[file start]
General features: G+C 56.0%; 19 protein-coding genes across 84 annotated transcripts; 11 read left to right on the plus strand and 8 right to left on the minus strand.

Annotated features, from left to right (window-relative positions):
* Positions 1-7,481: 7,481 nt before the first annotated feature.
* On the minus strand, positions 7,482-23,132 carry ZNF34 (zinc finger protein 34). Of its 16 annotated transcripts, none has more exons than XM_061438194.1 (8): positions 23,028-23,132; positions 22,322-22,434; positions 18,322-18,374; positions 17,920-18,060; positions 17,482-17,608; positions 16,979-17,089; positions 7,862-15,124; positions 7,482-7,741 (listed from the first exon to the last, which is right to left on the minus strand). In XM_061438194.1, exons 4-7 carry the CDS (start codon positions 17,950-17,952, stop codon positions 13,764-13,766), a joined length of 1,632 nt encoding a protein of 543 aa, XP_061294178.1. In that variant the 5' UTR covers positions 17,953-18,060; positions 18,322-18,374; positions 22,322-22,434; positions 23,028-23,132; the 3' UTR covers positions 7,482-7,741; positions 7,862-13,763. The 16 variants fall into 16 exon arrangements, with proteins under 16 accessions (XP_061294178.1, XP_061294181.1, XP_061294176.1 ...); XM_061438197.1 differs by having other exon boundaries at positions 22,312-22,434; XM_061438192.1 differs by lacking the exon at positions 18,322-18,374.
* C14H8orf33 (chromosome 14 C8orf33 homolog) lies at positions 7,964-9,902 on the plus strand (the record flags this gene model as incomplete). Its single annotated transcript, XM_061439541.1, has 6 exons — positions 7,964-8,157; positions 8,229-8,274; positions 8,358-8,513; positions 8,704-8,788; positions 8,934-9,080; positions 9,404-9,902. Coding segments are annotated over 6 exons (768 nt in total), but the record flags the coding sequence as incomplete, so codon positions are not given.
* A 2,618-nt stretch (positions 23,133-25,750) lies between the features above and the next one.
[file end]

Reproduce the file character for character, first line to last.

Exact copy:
General features: G+C 56.0%; 19 protein-coding genes across 84 annotated transcripts; 11 read left to right on the plus strand and 8 right to left on the minus strand.

Annotated features, from left to right (window-relative positions):
* Positions 1-7,481: 7,481 nt before the first annotated feature.
* On the minus strand, positions 7,482-23,132 carry ZNF34 (zinc finger protein 34). Of its 16 annotated transcripts, none has more exons than XM_061438194.1 (8): positions 23,028-23,132; positions 22,322-22,434; positions 18,322-18,374; positions 17,920-18,060; positions 17,482-17,608; positions 16,979-17,089; positions 7,862-15,124; positions 7,482-7,741 (listed from the first exon to the last, which is right to left on the minus strand). In XM_061438194.1, exons 4-7 carry the CDS (start codon positions 17,950-17,952, stop codon positions 13,764-13,766), a joined length of 1,632 nt encoding a protein of 543 aa, XP_061294178.1. In that variant the 5' UTR covers positions 17,953-18,060; positions 18,322-18,374; positions 22,322-22,434; positions 23,028-23,132; the 3' UTR covers positions 7,482-7,741; positions 7,862-13,763. The 16 variants fall into 16 exon arrangements, with proteins under 16 accessions (XP_061294178.1, XP_061294181.1, XP_061294176.1 ...); XM_061438197.1 differs by having other exon boundaries at positions 22,312-22,434; XM_061438192.1 differs by lacking the exon at positions 18,322-18,374.
* C14H8orf33 (chromosome 14 C8orf33 homolog) lies at positions 7,964-9,902 on the plus strand (the record flags this gene model as incomplete). Its single annotated transcript, XM_061439541.1, has 6 exons — positions 7,964-8,157; positions 8,229-8,274; positions 8,358-8,513; positions 8,704-8,788; positions 8,934-9,080; positions 9,404-9,902. Coding segments are annotated over 6 exons (768 nt in total), but the record flags the coding sequence as incomplete, so codon positions are not given.
* A 2,618-nt stretch (positions 23,133-25,750) lies between the features above and the next one.